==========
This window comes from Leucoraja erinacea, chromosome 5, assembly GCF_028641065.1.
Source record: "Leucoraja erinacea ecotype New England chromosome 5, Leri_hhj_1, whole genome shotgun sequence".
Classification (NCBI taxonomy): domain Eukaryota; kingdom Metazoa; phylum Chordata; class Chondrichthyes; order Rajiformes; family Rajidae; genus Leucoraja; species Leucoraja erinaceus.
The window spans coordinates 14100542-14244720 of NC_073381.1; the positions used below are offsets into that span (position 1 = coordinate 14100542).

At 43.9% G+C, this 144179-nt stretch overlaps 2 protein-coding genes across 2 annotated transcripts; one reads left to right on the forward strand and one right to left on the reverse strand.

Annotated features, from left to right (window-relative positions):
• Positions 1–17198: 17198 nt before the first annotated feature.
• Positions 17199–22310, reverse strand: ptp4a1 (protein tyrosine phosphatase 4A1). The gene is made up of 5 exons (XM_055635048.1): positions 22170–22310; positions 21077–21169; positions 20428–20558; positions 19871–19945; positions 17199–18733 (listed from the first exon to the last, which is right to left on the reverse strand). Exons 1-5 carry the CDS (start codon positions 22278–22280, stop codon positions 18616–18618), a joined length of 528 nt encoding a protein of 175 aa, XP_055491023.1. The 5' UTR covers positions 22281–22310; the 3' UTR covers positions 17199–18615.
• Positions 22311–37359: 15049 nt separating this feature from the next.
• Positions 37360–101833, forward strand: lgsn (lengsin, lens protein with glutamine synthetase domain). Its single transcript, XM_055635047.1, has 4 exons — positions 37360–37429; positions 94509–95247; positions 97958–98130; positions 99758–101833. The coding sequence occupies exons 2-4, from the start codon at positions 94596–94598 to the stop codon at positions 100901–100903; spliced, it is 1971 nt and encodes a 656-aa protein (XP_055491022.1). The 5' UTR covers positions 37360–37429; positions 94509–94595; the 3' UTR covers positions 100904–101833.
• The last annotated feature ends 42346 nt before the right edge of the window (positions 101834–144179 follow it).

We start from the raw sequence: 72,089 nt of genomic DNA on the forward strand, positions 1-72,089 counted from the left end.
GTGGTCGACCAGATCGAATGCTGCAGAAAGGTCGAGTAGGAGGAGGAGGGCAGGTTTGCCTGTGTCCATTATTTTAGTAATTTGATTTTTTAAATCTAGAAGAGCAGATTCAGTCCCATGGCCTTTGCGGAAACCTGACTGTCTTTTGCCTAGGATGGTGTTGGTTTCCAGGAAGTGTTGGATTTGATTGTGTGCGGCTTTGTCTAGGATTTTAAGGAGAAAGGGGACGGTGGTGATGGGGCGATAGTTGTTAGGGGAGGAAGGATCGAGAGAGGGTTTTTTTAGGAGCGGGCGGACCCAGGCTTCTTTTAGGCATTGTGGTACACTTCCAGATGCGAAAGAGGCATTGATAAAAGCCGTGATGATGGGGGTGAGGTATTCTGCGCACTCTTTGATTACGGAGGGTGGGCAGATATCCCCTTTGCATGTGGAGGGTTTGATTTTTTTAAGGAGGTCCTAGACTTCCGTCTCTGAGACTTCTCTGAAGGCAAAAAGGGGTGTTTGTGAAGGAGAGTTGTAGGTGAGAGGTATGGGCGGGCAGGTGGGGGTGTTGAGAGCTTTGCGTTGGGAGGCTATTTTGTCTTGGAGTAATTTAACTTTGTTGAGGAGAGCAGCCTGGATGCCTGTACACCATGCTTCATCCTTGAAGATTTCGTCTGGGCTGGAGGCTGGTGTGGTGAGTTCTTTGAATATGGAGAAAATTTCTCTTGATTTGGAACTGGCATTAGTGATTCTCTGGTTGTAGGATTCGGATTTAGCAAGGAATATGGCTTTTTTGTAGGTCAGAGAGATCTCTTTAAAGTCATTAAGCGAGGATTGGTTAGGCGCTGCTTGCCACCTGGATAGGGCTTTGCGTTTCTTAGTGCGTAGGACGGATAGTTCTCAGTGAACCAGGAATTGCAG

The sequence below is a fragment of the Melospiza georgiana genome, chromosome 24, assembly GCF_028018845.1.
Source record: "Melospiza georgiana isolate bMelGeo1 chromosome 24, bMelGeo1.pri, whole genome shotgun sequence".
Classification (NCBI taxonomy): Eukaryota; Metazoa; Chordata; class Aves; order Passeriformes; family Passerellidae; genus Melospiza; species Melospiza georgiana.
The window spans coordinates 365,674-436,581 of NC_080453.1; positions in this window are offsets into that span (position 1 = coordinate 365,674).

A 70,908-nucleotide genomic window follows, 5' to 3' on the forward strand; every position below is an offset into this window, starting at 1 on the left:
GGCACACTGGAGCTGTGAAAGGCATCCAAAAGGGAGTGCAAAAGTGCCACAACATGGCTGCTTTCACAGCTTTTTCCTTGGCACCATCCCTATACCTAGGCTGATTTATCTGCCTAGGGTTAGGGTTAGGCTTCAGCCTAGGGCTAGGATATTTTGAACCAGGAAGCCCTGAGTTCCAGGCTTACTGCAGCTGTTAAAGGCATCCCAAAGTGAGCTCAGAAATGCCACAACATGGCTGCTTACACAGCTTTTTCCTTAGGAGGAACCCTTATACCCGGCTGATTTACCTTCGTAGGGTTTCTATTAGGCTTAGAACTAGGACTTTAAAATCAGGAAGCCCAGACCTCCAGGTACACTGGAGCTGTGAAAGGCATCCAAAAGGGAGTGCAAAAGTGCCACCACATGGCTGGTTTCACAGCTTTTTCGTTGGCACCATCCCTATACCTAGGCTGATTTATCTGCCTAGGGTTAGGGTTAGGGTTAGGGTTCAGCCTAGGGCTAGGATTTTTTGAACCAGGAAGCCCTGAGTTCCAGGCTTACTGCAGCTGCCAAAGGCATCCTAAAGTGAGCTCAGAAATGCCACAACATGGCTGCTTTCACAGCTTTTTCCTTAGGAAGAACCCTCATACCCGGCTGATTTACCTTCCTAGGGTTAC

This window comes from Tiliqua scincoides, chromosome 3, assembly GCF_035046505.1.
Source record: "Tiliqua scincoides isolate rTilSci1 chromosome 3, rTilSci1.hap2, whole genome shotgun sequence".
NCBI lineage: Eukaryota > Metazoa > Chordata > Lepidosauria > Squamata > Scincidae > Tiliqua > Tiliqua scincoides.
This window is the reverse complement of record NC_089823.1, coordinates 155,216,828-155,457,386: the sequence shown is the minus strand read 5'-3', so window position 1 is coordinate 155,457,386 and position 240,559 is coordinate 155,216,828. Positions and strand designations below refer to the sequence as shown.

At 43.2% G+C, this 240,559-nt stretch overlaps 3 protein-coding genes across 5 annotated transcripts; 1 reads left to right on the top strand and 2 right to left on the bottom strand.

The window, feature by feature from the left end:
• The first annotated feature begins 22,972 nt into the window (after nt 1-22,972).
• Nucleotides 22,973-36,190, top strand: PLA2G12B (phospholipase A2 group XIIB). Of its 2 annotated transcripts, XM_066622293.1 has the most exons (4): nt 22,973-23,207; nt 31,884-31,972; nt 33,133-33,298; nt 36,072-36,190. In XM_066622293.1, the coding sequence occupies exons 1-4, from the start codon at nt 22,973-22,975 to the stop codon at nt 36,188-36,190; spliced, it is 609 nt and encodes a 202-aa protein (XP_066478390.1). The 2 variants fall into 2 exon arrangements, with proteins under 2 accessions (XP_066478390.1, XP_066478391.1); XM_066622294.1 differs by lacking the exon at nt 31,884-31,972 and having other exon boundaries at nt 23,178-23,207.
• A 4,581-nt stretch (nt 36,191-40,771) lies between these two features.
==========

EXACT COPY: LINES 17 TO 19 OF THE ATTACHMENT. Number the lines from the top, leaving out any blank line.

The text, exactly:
The window spans coordinates 365,674-436,581 of NC_080453.1; positions in this window are offsets into that span (position 1 = coordinate 365,674).

A 70,908-nucleotide genomic window follows, 5' to 3' on the forward strand; every position below is an offset into this window, starting at 1 on the left:
GGCACACTGGAGCTGTGAAAGGCATCCAAAAGGGAGTGCAAAAGTGCCACAACATGGCTGCTTTCACAGCTTTTTCCTTGGCACCATCCCTATACCTAGGCTGATTTATCTGCCTAGGGTTAGGGTTAGGCTTCAGCCTAGGGCTAGGATATTTTGAACCAGGAAGCCCTGAGTTCCAGGCTTACTGCAGCTGTTAAAGGCATCCCAAAGTGAGCTCAGAAATGCCACAACATGGCTGCTTACACAGCTTTTTCCTTAGGAGGAACCCTTATACCCGGCTGATTTACCTTCGTAGGGTTTCTATTAGGCTTAGAACTAGGACTTTAAAATCAGGAAGCCCAGACCTCCAGGTACACTGGAGCTGTGAAAGGCATCCAAAAGGGAGTGCAAAAGTGCCACCACATGGCTGGTTTCACAGCTTTTTCGTTGGCACCATCCCTATACCTAGGCTGATTTATCTGCCTAGGGTTAGGGTTAGGGTTAGGGTTCAGCCTAGGGCTAGGATTTTTTGAACCAGGAAGCCCTGAGTTCCAGGCTTACTGCAGCTGCCAAAGGCATCCTAAAGTGAGCTCAGAAATGCCACAACATGGCTGCTTTCACAGCTTTTTCCTTAGGAAGAACCCTCATACCCGGCTGATTTACCTTCCTAGGGTTAC